NEW ULM - Making people "joyful" and excited about healthy activities was the focus of Saturday's speech by U.S. Surgeon General Regina Benjamin during the New Ulm Area Day of Play held at Martin Luther College.
The Day of Play event is part of a world-wide event started by the children's channel Nickelodeon to get kids outside and away from televisions through fun activities. Martin Luther College hosted the event on its grounds in partnership with Hearts Beat Back: The Heart of New Ulm Project and the New Ulm Medical Center. Several hundred children turned out Saturday to participate in activities ranging from an inflatable wall climb to dancing with The Narren to hula hoops.
This year's event was organized around the visit by the U.S. Surgeon General Regina Benjamin. The Surgeon General arrived in Minnesota on Friday to participate in a health conference hosted by the University of St. Thomas on Friday in Minneapolis. Her visit was generated a grass-roots effort by students of former Sen. Dave Durenberger's class. She provided the closing remarks for a forum that included representatives from the New Ulm Medical Center.
Benjamin's visit to New Ulm was a side trip put together due to her interest in seeing the implementation of the Heart of New Ulm Project. Since she has been pushing for events with healthy activities to be organized around her visits, the Day of Play was set to coincide with her visit. She gave a public speech, which concluded with her signaling the start of the Day of Play.
the way forward
Staff photo by Josh Moniz
U.S. Surgeon General Regina Benjamin danced with The Narren on Saturday during her visit to New Ulm for the New Ulm Area Day of Play at Martin Luther College. The event was part of a world-wide event to encourage children to participate in more outdoor activities.
Staff photo by Josh Moniz
U.S. Surgeon General Regina Benjamin joined in the fun during the New Ulm Community Day of Play Saturday on the Martin Luther College Campus.
During her speech, Benjamin said the key to encouraging people to maintain a healthy lifestyles is showing them how to "find joy" in their activities.
"We have to stop telling people what they can't do, what they can't have and what they can't eat. We need to tell them about the healthy things they can do," said Benjamin, "We tell people they have to be more active and eat healthier. But, we have to also make it easier for them."
She said that preventative health initiatives was the foundation of her work as Surgeon General, and that encourage people to seek the healthy behaviors on their own is key.
She explained that even tackling the leading cause of death from chronic diseases could be accomplished by encouraging people to address four easily modifiable activities: lack of physical activity, poor nutrition, tobacco use and excessive drinking.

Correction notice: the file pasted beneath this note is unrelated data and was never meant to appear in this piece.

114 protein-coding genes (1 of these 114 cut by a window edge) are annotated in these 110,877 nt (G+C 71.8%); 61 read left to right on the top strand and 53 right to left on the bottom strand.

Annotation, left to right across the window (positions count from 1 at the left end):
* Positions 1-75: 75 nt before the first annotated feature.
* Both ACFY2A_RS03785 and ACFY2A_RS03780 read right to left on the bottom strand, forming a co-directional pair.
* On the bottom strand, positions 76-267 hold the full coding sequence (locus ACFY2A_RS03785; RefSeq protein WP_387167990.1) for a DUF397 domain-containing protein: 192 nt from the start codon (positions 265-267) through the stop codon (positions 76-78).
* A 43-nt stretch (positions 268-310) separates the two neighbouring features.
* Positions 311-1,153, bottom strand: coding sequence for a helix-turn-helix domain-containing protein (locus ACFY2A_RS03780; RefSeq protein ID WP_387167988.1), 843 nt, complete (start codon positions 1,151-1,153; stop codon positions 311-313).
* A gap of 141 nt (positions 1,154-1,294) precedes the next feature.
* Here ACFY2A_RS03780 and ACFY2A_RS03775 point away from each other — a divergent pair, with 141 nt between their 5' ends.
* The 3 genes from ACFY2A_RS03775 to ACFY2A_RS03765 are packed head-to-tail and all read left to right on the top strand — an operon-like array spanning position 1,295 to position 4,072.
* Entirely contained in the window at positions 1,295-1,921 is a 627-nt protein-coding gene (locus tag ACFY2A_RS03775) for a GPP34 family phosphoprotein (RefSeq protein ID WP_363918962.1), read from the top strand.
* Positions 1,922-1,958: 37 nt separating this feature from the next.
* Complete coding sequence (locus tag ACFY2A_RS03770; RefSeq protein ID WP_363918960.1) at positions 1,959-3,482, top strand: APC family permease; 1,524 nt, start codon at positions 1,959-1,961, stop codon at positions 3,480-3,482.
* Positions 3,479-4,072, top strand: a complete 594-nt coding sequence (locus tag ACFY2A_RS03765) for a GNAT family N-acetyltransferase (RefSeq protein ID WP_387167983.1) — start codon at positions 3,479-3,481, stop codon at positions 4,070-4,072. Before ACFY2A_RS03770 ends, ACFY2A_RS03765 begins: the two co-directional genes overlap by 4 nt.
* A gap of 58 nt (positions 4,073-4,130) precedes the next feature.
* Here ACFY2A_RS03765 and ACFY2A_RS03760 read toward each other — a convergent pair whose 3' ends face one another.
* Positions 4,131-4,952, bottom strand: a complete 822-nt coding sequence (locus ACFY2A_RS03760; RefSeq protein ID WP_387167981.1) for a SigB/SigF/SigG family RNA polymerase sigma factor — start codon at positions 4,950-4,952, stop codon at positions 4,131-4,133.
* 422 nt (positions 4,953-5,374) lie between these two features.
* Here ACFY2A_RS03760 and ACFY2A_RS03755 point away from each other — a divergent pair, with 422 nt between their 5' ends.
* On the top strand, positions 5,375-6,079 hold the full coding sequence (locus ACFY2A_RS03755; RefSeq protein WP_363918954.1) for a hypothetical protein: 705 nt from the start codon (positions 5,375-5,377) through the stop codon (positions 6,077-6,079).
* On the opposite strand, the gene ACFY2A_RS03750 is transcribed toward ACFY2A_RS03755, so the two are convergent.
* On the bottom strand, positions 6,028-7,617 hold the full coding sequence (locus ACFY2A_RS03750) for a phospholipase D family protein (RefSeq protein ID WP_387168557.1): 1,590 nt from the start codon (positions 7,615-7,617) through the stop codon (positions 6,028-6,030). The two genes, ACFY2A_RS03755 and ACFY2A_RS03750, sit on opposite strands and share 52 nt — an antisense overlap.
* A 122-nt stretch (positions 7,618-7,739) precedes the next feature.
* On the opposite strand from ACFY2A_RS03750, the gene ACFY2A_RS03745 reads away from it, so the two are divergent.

"American families are just starting to deal with chronic diseases like diabetes and heart disease, and the tragic toll [these diseases] take on them personally and financially," said Benjamin, "Approximately 50 percent of all adults now have at least one chronic diseases. In 2012, more than 800,000 Americans will die from heart disease. The overall cost from treating cardiovascular disease is estimated at more than $444 billion each year."
She said that people will ultimately adopt the healthier lifestyles needed if they can be shown it is fun.
Benjamin also praised the work of the Heart of New Ulm Project, the 10-year initiative by the New Ulm Medical Center to reduce the number of heart attacks and other health factors in New Ulm. She said that the project is big step in making the community of New Ulm healthier.
"This is a great start and the idea is to keep it growing. [The Heart of New Ulm Project] will is going to prevent heart attacks and keep people healthy. In the long run, it will save lives," said Benjamin.
She said that part of the Heart of New Ulm's success is likely due to it occurring in a small town. She said that important things can be accomplished in large cities, but a close-knit small town can encourage each other to come together to create a lifestyle movement in its community.
Benjamin said that she chairs the National Prevention, Health Promotion and Public Health Council established by the Affordable Care Act, which is seeking to implement a national health prevention strategy. She said the Heart of New Ulm Project offers exactly what a number of the initiatives are seeking to encourage. She said her department is pushing to have other communities adopt programs similar to the Heart of New Ulm.
Finally, Benjamin addressed the importance of smoking prevention, particularly with how big of an impact it makes on public health. She said that emphasis needed to be put on smoking prevention for college campuses like Martin Luther College. She said that colleges are major source of developing smoking after age 18.
"Every day, 1,200 Americans die from smoking," said Benjamin, "While it's illegal to market or advertise to 18 and under, it's not illegal to target age 18 to 26."
She said that keeping young people from smoking for the first time in college is key. She said that even just keeping them from ever smoking before age 26 could make a big difference. She said that ideal actions would be for campuses to make their grounds smoke-free.
Josh Moniz can be e-mailed at firstname.lastname@example.org